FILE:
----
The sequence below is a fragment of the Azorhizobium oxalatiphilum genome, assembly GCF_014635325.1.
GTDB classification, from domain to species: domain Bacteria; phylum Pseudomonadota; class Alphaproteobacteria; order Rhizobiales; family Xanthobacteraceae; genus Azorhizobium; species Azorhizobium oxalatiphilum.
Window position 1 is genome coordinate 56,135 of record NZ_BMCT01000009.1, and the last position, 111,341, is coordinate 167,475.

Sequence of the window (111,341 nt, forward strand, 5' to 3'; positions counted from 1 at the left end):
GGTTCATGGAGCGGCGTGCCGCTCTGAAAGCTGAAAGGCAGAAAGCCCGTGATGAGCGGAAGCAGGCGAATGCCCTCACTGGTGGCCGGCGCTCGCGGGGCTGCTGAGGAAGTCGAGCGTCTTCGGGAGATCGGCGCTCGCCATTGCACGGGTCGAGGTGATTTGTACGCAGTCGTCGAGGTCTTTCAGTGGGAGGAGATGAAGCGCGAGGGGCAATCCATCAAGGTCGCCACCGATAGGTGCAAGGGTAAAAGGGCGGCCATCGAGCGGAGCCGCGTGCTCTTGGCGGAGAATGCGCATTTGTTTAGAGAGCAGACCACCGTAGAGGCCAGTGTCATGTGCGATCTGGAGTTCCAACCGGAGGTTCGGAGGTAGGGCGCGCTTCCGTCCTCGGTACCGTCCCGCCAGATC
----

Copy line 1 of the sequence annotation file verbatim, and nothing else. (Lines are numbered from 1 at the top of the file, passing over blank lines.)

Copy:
The sequence below is a fragment of the Azorhizobium oxalatiphilum genome, assembly GCF_014635325.1.